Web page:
Lo the trusty top-loader. Alas, poor top-loader. Top-loader, I knew you well and loved how you put gravity on my side and did not require me to bend down and stuff things in your side. Like I have to do now!
. . . not dead yet.
Consider this, from Wall St. Journal, heading a story about steel vs. aluminum in lightweight cars:
Aluminum Tests Its Mettle Against Steel in Drive for Lighter Cars
And from same newspaper, for another about the sale of a Fort Worth building as sign of “the rebirth of the commercial-mortgage-backed-securities market”:
Loan Star: Texas Site Sells As CMBS Market Rallies
Not quite in the “headless body found in topless bar” class, but let’s hear it for at least one copy desk anyhow.
“We had kind of a duty, I think, to educate these students in a functional and effective way. Psychology students… and my other reason for doing this– if these were going to be psychologists then they have a need to know about this esoteric knowledge that could help someone in the future,” said [Jim] Marcus [male member of the demo team].
“It reminded me of how comfortable you can be with your body because she [the female member] was unfazed,” said Sam Hazlett, Northwestern student.
On Thursday in a second statement, the university’s president said he was “disappointed” and “disturbed.”
“It represented extremely poor judgment on the part of our faculty member,” said President Morton Schapiro. “I simply do not believe this was appropriate, necessary or in keeping with Northwestern University’s academic mission.”
In addition [besides], outraged parents and alumni [had] been calling the school.
It’s the joy of sex, mechanically produced. Who said anything about love?
Later: The prof apologized.
1952 movie last night at the PC: Kansas City Confidential, with handsome John Payne and very pretty Coleen Gray, all in all a thing of joy. A gun is called a “heater,” to kill someone is to “burn” him, and the bad guys, including Lee Van Cleef and Jack Elam, are certifiable. more more more at Blithe Spirit original . . .
The Florida judge who just shot down Obamacare, on the requirement to buy insurance:
If Congress can penalize a passive individual for failing to engage in commerce, the enumeration of powers in the Constitution would have been in vain, Judge Vinson wrote.
It’s a you-buy-this-or-else proposition, a no-go.
Now if it were being ordered to buy a good dictionary, I could be more open-minded. On second thought, not even for such an important item as that.
Black and white together not working out, says this Lancaster PA principal.
Bill Jimenez said the school noticed that black students were not performing as well as other students, and that research had shown that same-race classes with strong same-race role models led to better academic results.
Mr Jimenez admitted that no other students were divided by race at the school, but he added that academic data dictated the school take a different approach with its black students.
This is old research too. Shelby Steele‘s identical-twin brother Claude at U. of Mich. had results years ago showing that being with whites in class, that is, competing with them, threw black students off their feed. It’s here, I think, in a 1992 Atlantic article.
Or so I understood it at the time. Claude Steele chalks it up to stereotypes that are internalized by black students. A fair translation of that is their fear of competing because they don’t think they can succeed. Better that they be by themselves, at least some of the time, so they can relax and gain confidence.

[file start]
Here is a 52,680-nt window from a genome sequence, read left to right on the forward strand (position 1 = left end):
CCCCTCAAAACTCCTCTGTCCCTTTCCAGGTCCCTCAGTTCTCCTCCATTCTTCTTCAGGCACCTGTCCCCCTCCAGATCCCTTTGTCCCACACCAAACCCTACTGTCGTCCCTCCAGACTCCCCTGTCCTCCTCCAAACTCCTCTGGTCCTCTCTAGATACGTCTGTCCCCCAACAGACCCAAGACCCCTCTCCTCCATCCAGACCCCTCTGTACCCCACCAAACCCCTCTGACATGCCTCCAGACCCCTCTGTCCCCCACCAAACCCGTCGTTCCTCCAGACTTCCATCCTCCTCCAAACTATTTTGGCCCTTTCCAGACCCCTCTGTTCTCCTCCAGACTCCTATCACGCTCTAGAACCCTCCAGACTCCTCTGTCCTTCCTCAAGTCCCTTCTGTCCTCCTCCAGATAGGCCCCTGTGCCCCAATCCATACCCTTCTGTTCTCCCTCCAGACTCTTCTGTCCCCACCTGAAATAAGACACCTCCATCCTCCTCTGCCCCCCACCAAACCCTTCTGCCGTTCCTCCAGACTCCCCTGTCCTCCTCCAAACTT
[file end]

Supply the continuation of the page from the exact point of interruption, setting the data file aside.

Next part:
Same argument goes for same-sex schools, though it’s hotly debated, of course.
The Sean Connery movie about the reclusive white writer who goads a young black kid to write well applies here. The Connery character pushed the kid, stood for no nonsense, and in the end stood up for him vs. white teachers. Standard white teachers, I may add, but the point is still a good one. Everyone has his demons, why not black kids?
The Lancaster principal is calling for a mere six minutes a day, 20 minutes twice a month, by the way. It’s not a full-scale preferential-treatment program in which one thing after another is tried, frantically by school administrators, teachers etc.
In the category of it-takes-all-kinds, in a Times Lit Supplement review of THE SECRET WORLD OF DOING NOTHING (280pp. University of California Press. $55, paperback, $21.95), 11/12/10, p. 33, subscription only:
A couple wages a “constant battle” about whether to keep the door to the kitchen open: the man, it transpires, comes from a working-class family which habitually congregated in the kitchen; for the woman, the area was reserved for cooking, and the smell of food seeping into the rest of the apartment was deemed a “vulgarity”.
More to the point of daily life as we know it:
Touched upon (but sadly then forgotten) [by authors Billy Ehn and Orvar Lofgren] is the notion that routines of “doing nothing” have evolved from productive to consumptive ones. In the past, we might have sat with the embroidery or in the woodshed; now we are more likely to be found semi-comatose in front of the television.
On the other hand, a word for the assembly line:
Industrial society has provided plenty of scope for “doing nothing”. As the authors note, Ian Curtis, the lead singer of Joy Division, enjoyed factory work because “I could daydream all day”.
To be perfectly frank, the mass does that for me, which is one reason I like it quiet and uneventful. Not quite daydream, but a sort of lightly reminding myself of its being the sacrifice for the sins of the world, including mine.